Sutimlimab, a first-in-class humanized immunoglobulin G4 (IgG4) monoclonal antibody that selectively inhibits the classical complement pathway at C1s, rapidly halted hemolysis in the single-arm CARDINAL study in recently transfused patients with cold agglutinin disease (CAD). CADENZA was a 26-week randomized, placebo-controlled phase 3 study to assess safety and efficacy of sutimlimab in patients with CAD without recent (within 6 months prior to enrollment) transfusion history. Forty-two patients with screening hemoglobin ≤10 g/dL, elevated bilirubin, and ≥1 CAD symptom received sutimlimab (n = 22) or placebo (n = 20) on days 0 and 7 and then biweekly. Composite primary endpoint criteria (hemoglobin increase ≥1.5 g/dL at treatment assessment timepoint [mean of weeks 23, 25, 26], avoidance of transfusion, and study-prohibited CAD therapy [weeks 5-26]) were met by 16 patients (73%) on sutimlimab, and 3 patients (15%) on placebo (odds ratio, 15.9 [95% confidence interval, 2.9, 88.0; P < .001]). Sutimlimab, but not placebo, significantly increased mean hemoglobin and FACIT-Fatigue scores at treatment assessment timepoint. Sutimlimab normalized mean bilirubin by week 1. Improvements correlated with near-complete inhibition of the classical complement pathway (2.3% mean activity at week 1) and C4 normalization. Twenty-one (96%) sutimlimab patients and 20 (100%) placebo patients experienced ≥1 treatment-emergent adverse event. Headache, hypertension, rhinitis, Raynaud phenomenon, and acrocyanosis were more frequent with sutimlimab vs placebo, with a difference of ≥3 patients between groups. Three sutimlimab patients discontinued owing to adverse events; no placebo patients discontinued. These data demonstrate that sutimlimab has potential to be an important advancement in the treatment of CAD. This trial was registered at www.clinicaltrials.gov as #NCT03347422.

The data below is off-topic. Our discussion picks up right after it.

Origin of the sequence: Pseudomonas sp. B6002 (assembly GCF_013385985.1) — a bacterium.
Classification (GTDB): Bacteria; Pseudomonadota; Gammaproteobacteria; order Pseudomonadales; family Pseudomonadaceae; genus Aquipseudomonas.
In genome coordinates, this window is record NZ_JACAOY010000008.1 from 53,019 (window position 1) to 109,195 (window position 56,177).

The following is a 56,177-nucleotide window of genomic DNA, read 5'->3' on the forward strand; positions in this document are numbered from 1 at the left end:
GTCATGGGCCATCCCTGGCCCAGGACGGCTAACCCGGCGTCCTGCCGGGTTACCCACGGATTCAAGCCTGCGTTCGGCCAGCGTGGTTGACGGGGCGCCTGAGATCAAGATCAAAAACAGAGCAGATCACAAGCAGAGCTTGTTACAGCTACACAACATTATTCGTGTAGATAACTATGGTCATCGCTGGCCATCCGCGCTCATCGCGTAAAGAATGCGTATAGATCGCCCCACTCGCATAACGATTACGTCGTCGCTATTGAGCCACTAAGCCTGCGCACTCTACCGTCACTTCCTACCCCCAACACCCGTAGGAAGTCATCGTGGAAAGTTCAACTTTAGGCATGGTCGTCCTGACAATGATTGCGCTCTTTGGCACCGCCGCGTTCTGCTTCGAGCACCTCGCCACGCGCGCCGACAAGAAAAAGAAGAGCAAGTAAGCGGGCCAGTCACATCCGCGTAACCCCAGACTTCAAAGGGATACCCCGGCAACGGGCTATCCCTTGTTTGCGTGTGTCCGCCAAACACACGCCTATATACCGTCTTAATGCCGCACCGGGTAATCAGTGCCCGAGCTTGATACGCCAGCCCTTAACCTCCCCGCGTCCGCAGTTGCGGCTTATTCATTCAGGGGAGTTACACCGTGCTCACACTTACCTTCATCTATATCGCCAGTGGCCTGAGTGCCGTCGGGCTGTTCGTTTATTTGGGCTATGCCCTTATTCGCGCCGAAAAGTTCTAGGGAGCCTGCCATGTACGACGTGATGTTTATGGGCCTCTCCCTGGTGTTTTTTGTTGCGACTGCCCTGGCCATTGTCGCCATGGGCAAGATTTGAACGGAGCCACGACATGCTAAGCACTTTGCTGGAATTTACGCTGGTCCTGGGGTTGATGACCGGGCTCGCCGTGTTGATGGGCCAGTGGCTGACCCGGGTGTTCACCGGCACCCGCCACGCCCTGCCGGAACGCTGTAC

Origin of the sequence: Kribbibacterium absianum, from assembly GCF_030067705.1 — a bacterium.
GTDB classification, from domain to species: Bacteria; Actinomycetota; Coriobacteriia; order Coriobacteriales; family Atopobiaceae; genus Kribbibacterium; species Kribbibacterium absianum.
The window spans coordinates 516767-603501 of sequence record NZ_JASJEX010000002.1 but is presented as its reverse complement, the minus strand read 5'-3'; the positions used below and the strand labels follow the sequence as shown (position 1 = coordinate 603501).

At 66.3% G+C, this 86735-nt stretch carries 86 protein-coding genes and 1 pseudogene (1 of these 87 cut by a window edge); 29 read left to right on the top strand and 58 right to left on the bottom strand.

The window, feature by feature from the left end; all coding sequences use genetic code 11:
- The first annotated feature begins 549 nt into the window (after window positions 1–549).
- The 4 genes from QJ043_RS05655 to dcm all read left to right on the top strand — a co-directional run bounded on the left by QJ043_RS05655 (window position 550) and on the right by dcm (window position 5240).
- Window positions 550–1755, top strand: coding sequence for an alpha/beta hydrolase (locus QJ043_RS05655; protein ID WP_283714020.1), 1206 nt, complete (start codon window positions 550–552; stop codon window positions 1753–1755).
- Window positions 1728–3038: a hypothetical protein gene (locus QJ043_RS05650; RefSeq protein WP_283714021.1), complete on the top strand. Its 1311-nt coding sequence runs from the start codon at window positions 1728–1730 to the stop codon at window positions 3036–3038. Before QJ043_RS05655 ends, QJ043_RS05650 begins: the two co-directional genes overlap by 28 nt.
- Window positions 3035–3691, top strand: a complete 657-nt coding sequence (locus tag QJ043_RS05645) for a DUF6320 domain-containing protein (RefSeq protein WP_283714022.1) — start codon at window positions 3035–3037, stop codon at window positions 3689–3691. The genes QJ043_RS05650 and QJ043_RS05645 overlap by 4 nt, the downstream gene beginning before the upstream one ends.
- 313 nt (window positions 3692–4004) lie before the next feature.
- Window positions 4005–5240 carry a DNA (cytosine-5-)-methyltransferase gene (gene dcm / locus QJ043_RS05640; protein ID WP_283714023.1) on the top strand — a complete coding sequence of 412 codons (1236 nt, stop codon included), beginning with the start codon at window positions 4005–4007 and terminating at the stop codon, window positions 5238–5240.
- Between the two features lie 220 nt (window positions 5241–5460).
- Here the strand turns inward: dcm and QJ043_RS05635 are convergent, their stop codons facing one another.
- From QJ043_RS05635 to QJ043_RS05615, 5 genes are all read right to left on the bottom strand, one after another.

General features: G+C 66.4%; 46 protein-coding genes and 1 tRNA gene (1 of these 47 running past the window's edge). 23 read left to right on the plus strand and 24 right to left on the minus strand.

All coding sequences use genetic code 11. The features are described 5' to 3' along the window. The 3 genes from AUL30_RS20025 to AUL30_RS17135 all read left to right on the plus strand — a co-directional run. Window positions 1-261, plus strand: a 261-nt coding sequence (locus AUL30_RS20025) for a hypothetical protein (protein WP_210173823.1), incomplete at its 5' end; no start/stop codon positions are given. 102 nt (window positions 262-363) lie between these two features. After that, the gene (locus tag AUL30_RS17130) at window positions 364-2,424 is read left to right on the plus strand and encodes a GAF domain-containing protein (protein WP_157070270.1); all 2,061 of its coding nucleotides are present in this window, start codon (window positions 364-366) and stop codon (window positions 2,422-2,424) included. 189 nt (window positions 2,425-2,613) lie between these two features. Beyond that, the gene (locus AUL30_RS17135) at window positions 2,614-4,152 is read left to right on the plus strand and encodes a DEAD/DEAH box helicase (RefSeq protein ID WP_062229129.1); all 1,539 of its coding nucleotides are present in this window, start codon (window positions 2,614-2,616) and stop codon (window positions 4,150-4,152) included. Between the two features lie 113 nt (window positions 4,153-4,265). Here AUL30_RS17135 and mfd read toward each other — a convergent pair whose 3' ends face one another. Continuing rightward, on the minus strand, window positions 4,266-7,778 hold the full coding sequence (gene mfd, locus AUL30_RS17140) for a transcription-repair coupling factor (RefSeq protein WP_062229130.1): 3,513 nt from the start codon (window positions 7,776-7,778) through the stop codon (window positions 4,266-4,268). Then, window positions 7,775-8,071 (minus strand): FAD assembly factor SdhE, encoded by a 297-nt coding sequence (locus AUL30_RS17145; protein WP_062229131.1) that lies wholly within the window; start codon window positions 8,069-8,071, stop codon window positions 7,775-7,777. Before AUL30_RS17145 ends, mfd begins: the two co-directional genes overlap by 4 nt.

© 2022 by The American Society of Hematology.